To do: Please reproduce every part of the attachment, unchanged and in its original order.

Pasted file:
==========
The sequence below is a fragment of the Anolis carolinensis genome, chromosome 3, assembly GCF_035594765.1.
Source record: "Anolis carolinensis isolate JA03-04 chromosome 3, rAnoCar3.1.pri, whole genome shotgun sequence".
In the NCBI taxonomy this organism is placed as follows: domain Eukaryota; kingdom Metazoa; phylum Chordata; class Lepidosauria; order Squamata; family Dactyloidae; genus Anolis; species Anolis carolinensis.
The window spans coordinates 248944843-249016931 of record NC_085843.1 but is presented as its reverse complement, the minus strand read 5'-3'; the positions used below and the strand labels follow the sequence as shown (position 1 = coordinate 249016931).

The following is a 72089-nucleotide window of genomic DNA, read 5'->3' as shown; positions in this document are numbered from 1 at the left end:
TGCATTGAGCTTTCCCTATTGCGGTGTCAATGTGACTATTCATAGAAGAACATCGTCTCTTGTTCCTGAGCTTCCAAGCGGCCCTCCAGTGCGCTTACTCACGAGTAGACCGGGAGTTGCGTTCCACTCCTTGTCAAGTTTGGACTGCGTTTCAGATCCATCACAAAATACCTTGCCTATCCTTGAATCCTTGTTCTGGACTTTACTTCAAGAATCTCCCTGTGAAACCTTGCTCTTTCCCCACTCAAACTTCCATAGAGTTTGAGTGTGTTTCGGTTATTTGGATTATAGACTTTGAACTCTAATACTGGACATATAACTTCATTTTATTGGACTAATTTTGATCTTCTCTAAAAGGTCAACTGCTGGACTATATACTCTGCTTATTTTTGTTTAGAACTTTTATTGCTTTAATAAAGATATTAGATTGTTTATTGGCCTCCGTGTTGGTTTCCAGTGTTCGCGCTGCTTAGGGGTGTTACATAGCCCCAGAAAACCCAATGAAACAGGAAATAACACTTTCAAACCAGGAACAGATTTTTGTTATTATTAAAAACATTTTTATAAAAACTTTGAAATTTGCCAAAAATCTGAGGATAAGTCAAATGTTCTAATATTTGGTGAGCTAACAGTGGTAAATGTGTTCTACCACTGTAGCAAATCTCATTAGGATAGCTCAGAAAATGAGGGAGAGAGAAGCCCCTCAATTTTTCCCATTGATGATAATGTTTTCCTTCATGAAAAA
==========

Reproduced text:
The sequence below is a fragment of the Anolis carolinensis genome, chromosome 3, assembly GCF_035594765.1.
Source record: "Anolis carolinensis isolate JA03-04 chromosome 3, rAnoCar3.1.pri, whole genome shotgun sequence".
In the NCBI taxonomy this organism is placed as follows: domain Eukaryota; kingdom Metazoa; phylum Chordata; class Lepidosauria; order Squamata; family Dactyloidae; genus Anolis; species Anolis carolinensis.
The window spans coordinates 248944843-249016931 of record NC_085843.1 but is presented as its reverse complement, the minus strand read 5'-3'; the positions used below and the strand labels follow the sequence as shown (position 1 = coordinate 249016931).

The following is a 72089-nucleotide window of genomic DNA, read 5'->3' as shown; positions in this document are numbered from 1 at the left end:
TGCATTGAGCTTTCCCTATTGCGGTGTCAATGTGACTATTCATAGAAGAACATCGTCTCTTGTTCCTGAGCTTCCAAGCGGCCCTCCAGTGCGCTTACTCACGAGTAGACCGGGAGTTGCGTTCCACTCCTTGTCAAGTTTGGACTGCGTTTCAGATCCATCACAAAATACCTTGCCTATCCTTGAATCCTTGTTCTGGACTTTACTTCAAGAATCTCCCTGTGAAACCTTGCTCTTTCCCCACTCAAACTTCCATAGAGTTTGAGTGTGTTTCGGTTATTTGGATTATAGACTTTGAACTCTAATACTGGACATATAACTTCATTTTATTGGACTAATTTTGATCTTCTCTAAAAGGTCAACTGCTGGACTATATACTCTGCTTATTTTTGTTTAGAACTTTTATTGCTTTAATAAAGATATTAGATTGTTTATTGGCCTCCGTGTTGGTTTCCAGTGTTCGCGCTGCTTAGGGGTGTTACATAGCCCCAGAAAACCCAATGAAACAGGAAATAACACTTTCAAACCAGGAACAGATTTTTGTTATTATTAAAAACATTTTTATAAAAACTTTGAAATTTGCCAAAAATCTGAGGATAAGTCAAATGTTCTAATATTTGGTGAGCTAACAGTGGTAAATGTGTTCTACCACTGTAGCAAATCTCATTAGGATAGCTCAGAAAATGAGGGAGAGAGAAGCCCCTCAATTTTTCCCATTGATGATAATGTTTTCCTTCATGAAAAA